As May 21st is Global Accessibility Awareness Day I will, just this once, admit that very occasionally, I do get totally confused by a piece of tech.
In fact, it is not unusual to find me fumbling around a new app or gadget, desperately tapping buttons, and grunting to myself like a confused, angry caveman. It doesn’t matter how many apps you’ve used in the past, or how many Wi-Fi routers you’ve installed for family and friends, when it comes to tech, and everything else for that matter, there’s always something new to learn.
So why am I confessing all this today? Well, that feeling of frustration, confusion and feeling just out of my depth is something that I, and many others I’m sure, struggled with for a long time when I started to lose my vision. Yes, that is from an emotional perspective, but what I am referring to is how I felt when trying to adjust to using technology as a visually impaired person. As someone who has always been a nerd, ever since I got my hands on a ZX81 in 1981, the thought of trying to use any computer when I could no longer see the screen properly or use a mouse just seemed impossible. So, I just gave up.
It was not until I walked into the computer building at the Royal National College for the Blind that I discovered a whole new type of technology, which enabled me to use a computer like anybody else. Braille displays, speech synthesizers, CCTV’s, embossers, screen magnifiers, all these things, that I had no idea even existed, changed my whole outlook on what was possible and what I could do.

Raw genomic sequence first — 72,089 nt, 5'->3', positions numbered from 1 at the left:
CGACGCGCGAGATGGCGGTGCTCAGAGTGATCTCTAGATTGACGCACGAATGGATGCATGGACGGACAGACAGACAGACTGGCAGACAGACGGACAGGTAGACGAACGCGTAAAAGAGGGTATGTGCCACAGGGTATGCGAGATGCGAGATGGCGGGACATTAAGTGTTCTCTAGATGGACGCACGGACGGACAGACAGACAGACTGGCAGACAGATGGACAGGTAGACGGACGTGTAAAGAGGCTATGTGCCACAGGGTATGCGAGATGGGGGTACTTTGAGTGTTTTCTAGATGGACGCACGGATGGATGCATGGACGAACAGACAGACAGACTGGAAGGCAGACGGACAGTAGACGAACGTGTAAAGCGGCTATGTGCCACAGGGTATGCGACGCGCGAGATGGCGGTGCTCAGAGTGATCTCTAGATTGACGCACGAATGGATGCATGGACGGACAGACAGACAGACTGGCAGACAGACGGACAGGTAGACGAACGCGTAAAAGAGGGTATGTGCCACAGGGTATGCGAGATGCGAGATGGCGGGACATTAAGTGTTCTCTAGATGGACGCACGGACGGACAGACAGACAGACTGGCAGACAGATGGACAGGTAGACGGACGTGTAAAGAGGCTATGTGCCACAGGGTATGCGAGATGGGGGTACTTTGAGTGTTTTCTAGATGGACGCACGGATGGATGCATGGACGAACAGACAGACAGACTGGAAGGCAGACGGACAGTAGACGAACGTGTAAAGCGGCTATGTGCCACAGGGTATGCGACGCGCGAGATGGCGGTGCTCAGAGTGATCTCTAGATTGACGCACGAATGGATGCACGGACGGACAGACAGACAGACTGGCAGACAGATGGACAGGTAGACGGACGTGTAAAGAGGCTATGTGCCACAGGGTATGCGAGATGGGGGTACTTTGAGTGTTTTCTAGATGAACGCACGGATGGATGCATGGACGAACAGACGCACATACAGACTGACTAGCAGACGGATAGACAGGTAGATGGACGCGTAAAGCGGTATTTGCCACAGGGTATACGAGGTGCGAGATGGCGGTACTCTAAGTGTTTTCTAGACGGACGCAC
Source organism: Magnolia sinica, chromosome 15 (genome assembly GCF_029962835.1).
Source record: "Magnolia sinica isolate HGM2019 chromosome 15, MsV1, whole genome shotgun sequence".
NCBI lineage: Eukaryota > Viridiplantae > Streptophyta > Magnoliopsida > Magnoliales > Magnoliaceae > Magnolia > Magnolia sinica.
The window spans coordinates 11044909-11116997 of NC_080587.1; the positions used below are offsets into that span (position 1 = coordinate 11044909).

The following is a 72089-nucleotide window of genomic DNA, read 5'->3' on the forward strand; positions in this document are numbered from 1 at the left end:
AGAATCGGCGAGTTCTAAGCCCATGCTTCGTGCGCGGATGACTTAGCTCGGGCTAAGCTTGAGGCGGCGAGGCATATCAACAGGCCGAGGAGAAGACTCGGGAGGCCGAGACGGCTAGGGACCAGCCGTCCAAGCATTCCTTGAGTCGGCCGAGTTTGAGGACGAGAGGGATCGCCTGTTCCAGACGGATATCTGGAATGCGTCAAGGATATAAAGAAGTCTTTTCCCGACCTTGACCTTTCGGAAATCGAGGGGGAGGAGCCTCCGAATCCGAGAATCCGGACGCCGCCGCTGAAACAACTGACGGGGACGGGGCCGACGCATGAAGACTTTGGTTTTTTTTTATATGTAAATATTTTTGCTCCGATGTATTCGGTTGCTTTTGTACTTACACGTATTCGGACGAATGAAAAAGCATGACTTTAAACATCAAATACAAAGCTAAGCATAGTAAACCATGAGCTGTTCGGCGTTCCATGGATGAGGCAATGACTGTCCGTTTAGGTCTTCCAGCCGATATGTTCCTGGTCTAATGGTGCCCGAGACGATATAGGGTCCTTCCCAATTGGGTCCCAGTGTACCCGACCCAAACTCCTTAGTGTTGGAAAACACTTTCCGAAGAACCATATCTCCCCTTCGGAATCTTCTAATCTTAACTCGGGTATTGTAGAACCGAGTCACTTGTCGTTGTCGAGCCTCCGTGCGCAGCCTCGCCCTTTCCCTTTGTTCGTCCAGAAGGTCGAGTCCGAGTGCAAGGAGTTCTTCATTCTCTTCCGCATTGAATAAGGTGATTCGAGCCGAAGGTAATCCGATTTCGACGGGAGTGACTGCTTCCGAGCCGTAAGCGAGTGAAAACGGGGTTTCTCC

Of course, as the rest of the Double Tap team will tell you, I am an old man. This was before the mainstream adoption of the internet and smartphones. Surely, it is different today. There are so many ways to get information now: you can Google it, ask your voice assistant, post on social media, join a forum or email list and more… And yes, that is true and there all fantastic resources. The only problem is of course that you do need access to some form of technology to do any of that. It so easy to fall into our own little bubbles, where we take it for granted that everyone has a smartphone, laptop or smart-speaker, and, moreover, even if they do, that they know how to use it in an accessible way. The truth is, we all need someone to point us in the right direction, to show us what options are available and where to start.
In this audio, I try to answer that question that we have all been asked at some point. How do I use a smartphone or computer if I am blind? I explain the concepts of screen readers, magnifiers and braille displays, hopefully in a jargon free, easy to understand way so that if you are new to the world of assistive tech, you will have a better idea of what’s available and where to start.
Listen to the Audio Below:
Co-host & audio producer on the Double Tap Canada radio show. Occasional contributor to Double Tap TV, full time shed resident.